A return to Mao era persecution in China?

CHINA (BP) -- Police raided church services Sept. 30 in various Chinese provinces in escalating persecutions said to be "returning to those evident in Mao's era."

Chinese police burned the cross atop this church in Henan Province in a period of escalating persecution compared to the Mao era.
Screen capture from ABC News
Government officials disrupted services at five or more churches in at least four provinces in central, southern and southwestern China, removing crosses, blocking entrances, disbanding worship and harassing members, International Christian Concern (ICC) reported today (Oct. 3).

"Christians in China are bracing themselves for the worst clampdown since the Cultural Revolution," ICC Regional Manager Gina Goh said in the ICC press release. "The scale and tactics employed by the authorities are unprecedented and disturbing. Every day there are churches across China that become fresh victims of persecution."

In Sept. 27 testimony at a U.S. Congressional hearing in Washington, China Aid founder and president Bob Fu also described Chinese Communist Party (CCP) persecution as comparable to Maoism.

"The CCP's policies and principles for the management of religious affairs are returning to those evident in Mao's era," Fu said. "Different from Mao's era, in which the goal was to 'eradicate religion' organizationally, or even corporeally, through 'socialist reform,’ the current Sinicization in order to bring religion in line with the CCP's ideology aims to eradicate the mind and soul of religion."

Fu testified before the Committee on Foreign Affairs in a hearing on "China's War on Christianity and Other Religious Faiths." Persecution of Christians, who comprise 5.1 percent of China's 1.38 billion people, has escalated under the presidency of Xi Jinping that began in 2013, and a new round of restrictions announced at the CCP National Congress in 2017.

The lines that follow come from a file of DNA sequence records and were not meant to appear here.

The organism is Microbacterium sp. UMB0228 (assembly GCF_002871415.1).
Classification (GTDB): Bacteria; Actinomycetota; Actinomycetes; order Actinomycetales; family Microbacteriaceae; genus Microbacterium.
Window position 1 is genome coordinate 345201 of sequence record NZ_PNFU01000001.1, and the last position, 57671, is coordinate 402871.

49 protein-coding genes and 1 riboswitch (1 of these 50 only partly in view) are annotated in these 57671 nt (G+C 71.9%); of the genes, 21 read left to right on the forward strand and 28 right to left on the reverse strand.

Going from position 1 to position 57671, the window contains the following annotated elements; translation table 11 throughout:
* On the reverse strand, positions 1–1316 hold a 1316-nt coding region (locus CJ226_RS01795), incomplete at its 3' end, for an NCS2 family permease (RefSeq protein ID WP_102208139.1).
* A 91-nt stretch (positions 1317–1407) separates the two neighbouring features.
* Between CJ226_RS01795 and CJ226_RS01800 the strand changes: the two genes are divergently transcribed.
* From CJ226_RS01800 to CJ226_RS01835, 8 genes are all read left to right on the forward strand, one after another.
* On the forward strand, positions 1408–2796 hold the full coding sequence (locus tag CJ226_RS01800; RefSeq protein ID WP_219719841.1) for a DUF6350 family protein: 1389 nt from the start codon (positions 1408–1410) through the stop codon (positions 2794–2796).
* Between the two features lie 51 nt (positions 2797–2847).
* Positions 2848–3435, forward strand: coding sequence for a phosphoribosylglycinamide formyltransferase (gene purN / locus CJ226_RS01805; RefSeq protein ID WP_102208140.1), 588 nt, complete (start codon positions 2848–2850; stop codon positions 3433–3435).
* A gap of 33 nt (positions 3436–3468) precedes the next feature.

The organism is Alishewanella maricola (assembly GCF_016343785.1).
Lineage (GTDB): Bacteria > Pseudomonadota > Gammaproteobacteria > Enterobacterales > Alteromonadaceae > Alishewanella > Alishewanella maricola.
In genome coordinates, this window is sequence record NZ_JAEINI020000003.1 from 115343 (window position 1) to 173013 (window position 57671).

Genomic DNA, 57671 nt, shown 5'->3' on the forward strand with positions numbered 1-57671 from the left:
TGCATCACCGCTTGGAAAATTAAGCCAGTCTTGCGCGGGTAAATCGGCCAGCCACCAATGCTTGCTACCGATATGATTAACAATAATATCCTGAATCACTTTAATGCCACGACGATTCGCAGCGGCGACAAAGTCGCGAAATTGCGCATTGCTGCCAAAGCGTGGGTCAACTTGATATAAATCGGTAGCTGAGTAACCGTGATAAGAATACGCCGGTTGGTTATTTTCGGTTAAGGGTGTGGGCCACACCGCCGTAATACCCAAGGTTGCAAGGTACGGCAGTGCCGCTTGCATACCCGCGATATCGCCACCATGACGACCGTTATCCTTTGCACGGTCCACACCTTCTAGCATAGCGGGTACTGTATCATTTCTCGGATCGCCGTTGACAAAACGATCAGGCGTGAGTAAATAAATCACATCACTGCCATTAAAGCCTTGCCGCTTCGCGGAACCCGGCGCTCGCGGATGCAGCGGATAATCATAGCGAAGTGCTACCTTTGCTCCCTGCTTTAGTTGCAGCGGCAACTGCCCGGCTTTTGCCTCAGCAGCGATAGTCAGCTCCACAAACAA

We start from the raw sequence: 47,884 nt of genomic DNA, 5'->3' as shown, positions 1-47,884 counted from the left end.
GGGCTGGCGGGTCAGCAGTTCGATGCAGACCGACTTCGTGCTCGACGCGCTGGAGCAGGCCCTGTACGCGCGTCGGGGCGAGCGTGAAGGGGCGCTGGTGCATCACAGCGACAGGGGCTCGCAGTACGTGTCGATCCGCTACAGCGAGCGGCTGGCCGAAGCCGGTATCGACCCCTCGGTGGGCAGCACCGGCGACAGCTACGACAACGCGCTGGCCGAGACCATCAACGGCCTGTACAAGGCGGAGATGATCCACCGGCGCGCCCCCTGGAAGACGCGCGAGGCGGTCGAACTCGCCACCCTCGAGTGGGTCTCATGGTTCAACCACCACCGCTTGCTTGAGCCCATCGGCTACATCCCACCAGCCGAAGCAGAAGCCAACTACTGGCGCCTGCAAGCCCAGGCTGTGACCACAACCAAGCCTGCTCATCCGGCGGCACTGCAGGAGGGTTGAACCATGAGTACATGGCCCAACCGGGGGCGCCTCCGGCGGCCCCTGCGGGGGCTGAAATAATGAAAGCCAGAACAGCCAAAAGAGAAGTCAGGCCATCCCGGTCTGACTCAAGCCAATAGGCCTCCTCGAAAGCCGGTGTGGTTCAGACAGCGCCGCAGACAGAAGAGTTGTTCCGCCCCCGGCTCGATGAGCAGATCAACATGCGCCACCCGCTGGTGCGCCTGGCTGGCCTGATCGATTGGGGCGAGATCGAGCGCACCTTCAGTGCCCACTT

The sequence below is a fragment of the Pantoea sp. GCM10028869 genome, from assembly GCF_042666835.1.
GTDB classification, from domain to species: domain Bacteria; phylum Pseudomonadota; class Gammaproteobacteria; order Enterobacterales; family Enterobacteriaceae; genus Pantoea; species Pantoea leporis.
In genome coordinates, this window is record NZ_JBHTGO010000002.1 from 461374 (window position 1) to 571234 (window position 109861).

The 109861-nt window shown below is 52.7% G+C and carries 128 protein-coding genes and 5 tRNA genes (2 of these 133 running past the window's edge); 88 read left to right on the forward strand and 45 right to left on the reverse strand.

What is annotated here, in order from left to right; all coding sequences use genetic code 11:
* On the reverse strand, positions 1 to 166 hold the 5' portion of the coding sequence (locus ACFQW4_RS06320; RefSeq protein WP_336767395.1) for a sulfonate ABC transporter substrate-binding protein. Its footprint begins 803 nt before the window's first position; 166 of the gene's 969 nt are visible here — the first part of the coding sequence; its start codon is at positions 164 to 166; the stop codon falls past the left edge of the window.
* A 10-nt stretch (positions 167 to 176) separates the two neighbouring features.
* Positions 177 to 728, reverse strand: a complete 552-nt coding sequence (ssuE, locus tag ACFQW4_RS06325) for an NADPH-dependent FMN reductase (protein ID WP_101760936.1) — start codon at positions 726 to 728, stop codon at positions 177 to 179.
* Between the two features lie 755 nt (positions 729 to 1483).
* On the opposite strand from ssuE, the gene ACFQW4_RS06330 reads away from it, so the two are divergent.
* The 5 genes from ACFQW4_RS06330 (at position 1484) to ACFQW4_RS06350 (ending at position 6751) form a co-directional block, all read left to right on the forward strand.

In the latest cases the ICC reported, officials interfered at both state-sanctioned and unregistered churches in Henan, Guangzhou, Guizhou and Sichuan provinces. A member of Autumn Rain Covenant Church in Sichuan posted the online message, according to ICC, "More than 20 police officers surrounded the church.... I wonder how many more are downstairs? Early in the morning the police came and blocked the main entrance of the church. I didn't expect that they would now encircle the church."

Days earlier, the pastor of a Beijing congregation the government shuttered and fined $170,000 was hit with a scooter and suffered minor injuries, ICC quoted an unnamed source, in what the source considered "a warning."

"ICC condemns the Chinese government's scheme to taint religious freedom and urges the international community to continuously voice their concerns and stand with the oppressed," Goh said.

The persecution is marked by "a substantial regression in the Chinese government's administrative policies," Fu told committee members. "Driven by the so-called 'defense of national security' agenda, Xi's administration intends to construct a 'trinitarian' model of 'orientation towards political decision, all-around administrative control, and suppression with harsh laws.'"

The seven-year prison term of Pastor John Cao on fabricated charges, and the unjust prison sentences of about 10 Christians in the Yunnan Religious Case are among examples Fu mentioned in testimony.

Fu suggested that, among other measures, the U.S. maintain a list of persecuted Christians in China, consider incremental sanctions against the most egregious provinces, and encourage U.S. businesses with ties to China to adopt programs to advance religious freedom in China.

The United States Commission on International Religious Freedom has condemned the persecution of Chinese Christians and other religious minorities there, including Uighur Muslims, Tibetan Buddhists and Falun Gong practitioners.

Diana Chandler is Baptist Press' general assignment writer/editor. BP reports on missions, ministry and witness advanced through the Cooperative Program and on news related to Southern Baptists' concerns nationally and globally.
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